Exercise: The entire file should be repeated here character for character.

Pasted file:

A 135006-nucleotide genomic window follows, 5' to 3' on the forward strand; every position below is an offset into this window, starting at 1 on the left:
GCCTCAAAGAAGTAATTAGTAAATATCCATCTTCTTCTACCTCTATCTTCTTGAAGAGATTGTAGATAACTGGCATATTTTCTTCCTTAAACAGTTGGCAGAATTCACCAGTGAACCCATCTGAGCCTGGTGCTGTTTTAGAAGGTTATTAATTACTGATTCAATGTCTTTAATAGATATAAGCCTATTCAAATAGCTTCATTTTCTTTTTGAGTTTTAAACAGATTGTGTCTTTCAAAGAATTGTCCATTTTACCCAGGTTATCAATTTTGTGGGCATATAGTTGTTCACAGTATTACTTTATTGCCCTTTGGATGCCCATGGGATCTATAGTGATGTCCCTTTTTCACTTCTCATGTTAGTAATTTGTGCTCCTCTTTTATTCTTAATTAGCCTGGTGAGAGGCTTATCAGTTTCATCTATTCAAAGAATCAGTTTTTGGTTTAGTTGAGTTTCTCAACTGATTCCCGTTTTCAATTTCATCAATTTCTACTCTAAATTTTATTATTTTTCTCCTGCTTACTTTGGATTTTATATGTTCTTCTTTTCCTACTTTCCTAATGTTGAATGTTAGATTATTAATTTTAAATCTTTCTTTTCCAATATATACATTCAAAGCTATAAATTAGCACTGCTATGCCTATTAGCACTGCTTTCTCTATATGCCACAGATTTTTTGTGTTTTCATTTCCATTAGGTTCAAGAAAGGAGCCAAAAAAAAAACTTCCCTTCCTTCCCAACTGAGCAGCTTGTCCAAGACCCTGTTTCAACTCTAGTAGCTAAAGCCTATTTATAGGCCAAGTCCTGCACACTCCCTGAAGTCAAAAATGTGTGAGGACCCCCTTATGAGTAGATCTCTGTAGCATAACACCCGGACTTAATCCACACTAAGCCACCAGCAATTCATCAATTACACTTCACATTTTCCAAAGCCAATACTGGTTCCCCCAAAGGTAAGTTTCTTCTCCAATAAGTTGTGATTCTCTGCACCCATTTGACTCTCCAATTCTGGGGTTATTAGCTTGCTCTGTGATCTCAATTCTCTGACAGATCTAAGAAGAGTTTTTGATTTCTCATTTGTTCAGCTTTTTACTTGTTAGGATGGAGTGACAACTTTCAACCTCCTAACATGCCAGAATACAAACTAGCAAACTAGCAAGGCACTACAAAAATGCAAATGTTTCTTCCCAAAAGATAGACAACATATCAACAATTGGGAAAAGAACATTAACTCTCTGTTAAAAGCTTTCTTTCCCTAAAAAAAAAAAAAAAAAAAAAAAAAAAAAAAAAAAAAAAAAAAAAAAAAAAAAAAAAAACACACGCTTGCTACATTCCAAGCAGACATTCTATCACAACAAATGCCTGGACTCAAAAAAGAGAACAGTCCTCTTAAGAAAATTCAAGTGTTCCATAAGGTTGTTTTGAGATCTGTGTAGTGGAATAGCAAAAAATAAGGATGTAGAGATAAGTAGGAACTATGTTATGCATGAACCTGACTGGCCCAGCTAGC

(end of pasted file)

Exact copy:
A 135006-nucleotide genomic window follows, 5' to 3' on the forward strand; every position below is an offset into this window, starting at 1 on the left:
GCCTCAAAGAAGTAATTAGTAAATATCCATCTTCTTCTACCTCTATCTTCTTGAAGAGATTGTAGATAACTGGCATATTTTCTTCCTTAAACAGTTGGCAGAATTCACCAGTGAACCCATCTGAGCCTGGTGCTGTTTTAGAAGGTTATTAATTACTGATTCAATGTCTTTAATAGATATAAGCCTATTCAAATAGCTTCATTTTCTTTTTGAGTTTTAAACAGATTGTGTCTTTCAAAGAATTGTCCATTTTACCCAGGTTATCAATTTTGTGGGCATATAGTTGTTCACAGTATTACTTTATTGCCCTTTGGATGCCCATGGGATCTATAGTGATGTCCCTTTTTCACTTCTCATGTTAGTAATTTGTGCTCCTCTTTTATTCTTAATTAGCCTGGTGAGAGGCTTATCAGTTTCATCTATTCAAAGAATCAGTTTTTGGTTTAGTTGAGTTTCTCAACTGATTCCCGTTTTCAATTTCATCAATTTCTACTCTAAATTTTATTATTTTTCTCCTGCTTACTTTGGATTTTATATGTTCTTCTTTTCCTACTTTCCTAATGTTGAATGTTAGATTATTAATTTTAAATCTTTCTTTTCCAATATATACATTCAAAGCTATAAATTAGCACTGCTATGCCTATTAGCACTGCTTTCTCTATATGCCACAGATTTTTTGTGTTTTCATTTCCATTAGGTTCAAGAAAGGAGCCAAAAAAAAAACTTCCCTTCCTTCCCAACTGAGCAGCTTGTCCAAGACCCTGTTTCAACTCTAGTAGCTAAAGCCTATTTATAGGCCAAGTCCTGCACACTCCCTGAAGTCAAAAATGTGTGAGGACCCCCTTATGAGTAGATCTCTGTAGCATAACACCCGGACTTAATCCACACTAAGCCACCAGCAATTCATCAATTACACTTCACATTTTCCAAAGCCAATACTGGTTCCCCCAAAGGTAAGTTTCTTCTCCAATAAGTTGTGATTCTCTGCACCCATTTGACTCTCCAATTCTGGGGTTATTAGCTTGCTCTGTGATCTCAATTCTCTGACAGATCTAAGAAGAGTTTTTGATTTCTCATTTGTTCAGCTTTTTACTTGTTAGGATGGAGTGACAACTTTCAACCTCCTAACATGCCAGAATACAAACTAGCAAACTAGCAAGGCACTACAAAAATGCAAATGTTTCTTCCCAAAAGATAGACAACATATCAACAATTGGGAAAAGAACATTAACTCTCTGTTAAAAGCTTTCTTTCCCTAAAAAAAAAAAAAAAAAAAAAAAAAAAAAAAAAAAAAAAAAAAAAAAAAAAAAAAAAAACACACGCTTGCTACATTCCAAGCAGACATTCTATCACAACAAATGCCTGGACTCAAAAAAGAGAACAGTCCTCTTAAGAAAATTCAAGTGTTCCATAAGGTTGTTTTGAGATCTGTGTAGTGGAATAGCAAAAAATAAGGATGTAGAGATAAGTAGGAACTATGTTATGCATGAACCTGACTGGCCCAGCTAGC